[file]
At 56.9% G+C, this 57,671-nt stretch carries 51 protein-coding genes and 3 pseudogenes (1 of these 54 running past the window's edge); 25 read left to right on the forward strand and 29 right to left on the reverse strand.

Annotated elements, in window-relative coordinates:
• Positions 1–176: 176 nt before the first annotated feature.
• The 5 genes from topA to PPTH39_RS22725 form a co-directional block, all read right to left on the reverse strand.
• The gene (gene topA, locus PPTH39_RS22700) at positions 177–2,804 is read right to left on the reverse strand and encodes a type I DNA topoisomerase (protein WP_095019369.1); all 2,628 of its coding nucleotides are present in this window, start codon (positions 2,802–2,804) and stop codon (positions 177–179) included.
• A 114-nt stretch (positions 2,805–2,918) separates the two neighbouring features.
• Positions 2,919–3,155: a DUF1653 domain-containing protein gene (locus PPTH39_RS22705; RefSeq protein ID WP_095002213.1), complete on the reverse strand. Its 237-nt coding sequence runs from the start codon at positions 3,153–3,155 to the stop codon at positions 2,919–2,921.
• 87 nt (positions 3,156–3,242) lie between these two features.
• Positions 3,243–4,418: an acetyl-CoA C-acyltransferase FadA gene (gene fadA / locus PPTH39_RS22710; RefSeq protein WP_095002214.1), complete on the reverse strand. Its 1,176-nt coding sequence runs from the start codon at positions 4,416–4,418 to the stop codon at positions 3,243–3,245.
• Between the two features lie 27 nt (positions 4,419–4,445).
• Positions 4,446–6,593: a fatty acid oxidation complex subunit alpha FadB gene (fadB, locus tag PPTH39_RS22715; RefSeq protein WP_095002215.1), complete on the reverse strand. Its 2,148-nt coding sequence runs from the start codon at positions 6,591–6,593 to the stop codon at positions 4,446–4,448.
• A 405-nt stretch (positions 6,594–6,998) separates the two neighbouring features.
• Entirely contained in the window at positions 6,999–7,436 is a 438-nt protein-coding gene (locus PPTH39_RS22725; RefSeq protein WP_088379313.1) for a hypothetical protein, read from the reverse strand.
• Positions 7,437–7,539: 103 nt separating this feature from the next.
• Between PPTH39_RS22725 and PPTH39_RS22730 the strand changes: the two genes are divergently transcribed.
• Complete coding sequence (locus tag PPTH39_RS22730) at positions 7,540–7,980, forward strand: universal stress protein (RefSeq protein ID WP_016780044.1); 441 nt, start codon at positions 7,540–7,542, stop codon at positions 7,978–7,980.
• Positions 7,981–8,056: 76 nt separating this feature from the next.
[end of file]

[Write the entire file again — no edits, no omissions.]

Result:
At 56.9% G+C, this 57,671-nt stretch carries 51 protein-coding genes and 3 pseudogenes (1 of these 54 running past the window's edge); 25 read left to right on the forward strand and 29 right to left on the reverse strand.

Annotated elements, in window-relative coordinates:
• Positions 1–176: 176 nt before the first annotated feature.
• The 5 genes from topA to PPTH39_RS22725 form a co-directional block, all read right to left on the reverse strand.
• The gene (gene topA, locus PPTH39_RS22700) at positions 177–2,804 is read right to left on the reverse strand and encodes a type I DNA topoisomerase (protein WP_095019369.1); all 2,628 of its coding nucleotides are present in this window, start codon (positions 2,802–2,804) and stop codon (positions 177–179) included.
• A 114-nt stretch (positions 2,805–2,918) separates the two neighbouring features.
• Positions 2,919–3,155: a DUF1653 domain-containing protein gene (locus PPTH39_RS22705; RefSeq protein ID WP_095002213.1), complete on the reverse strand. Its 237-nt coding sequence runs from the start codon at positions 3,153–3,155 to the stop codon at positions 2,919–2,921.
• 87 nt (positions 3,156–3,242) lie between these two features.
• Positions 3,243–4,418: an acetyl-CoA C-acyltransferase FadA gene (gene fadA / locus PPTH39_RS22710; RefSeq protein WP_095002214.1), complete on the reverse strand. Its 1,176-nt coding sequence runs from the start codon at positions 4,416–4,418 to the stop codon at positions 3,243–3,245.
• Between the two features lie 27 nt (positions 4,419–4,445).
• Positions 4,446–6,593: a fatty acid oxidation complex subunit alpha FadB gene (fadB, locus tag PPTH39_RS22715; RefSeq protein WP_095002215.1), complete on the reverse strand. Its 2,148-nt coding sequence runs from the start codon at positions 6,591–6,593 to the stop codon at positions 4,446–4,448.
• A 405-nt stretch (positions 6,594–6,998) separates the two neighbouring features.
• Entirely contained in the window at positions 6,999–7,436 is a 438-nt protein-coding gene (locus PPTH39_RS22725; RefSeq protein WP_088379313.1) for a hypothetical protein, read from the reverse strand.
• Positions 7,437–7,539: 103 nt separating this feature from the next.
• Between PPTH39_RS22725 and PPTH39_RS22730 the strand changes: the two genes are divergently transcribed.
• Complete coding sequence (locus tag PPTH39_RS22730) at positions 7,540–7,980, forward strand: universal stress protein (RefSeq protein ID WP_016780044.1); 441 nt, start codon at positions 7,540–7,542, stop codon at positions 7,978–7,980.
• Positions 7,981–8,056: 76 nt separating this feature from the next.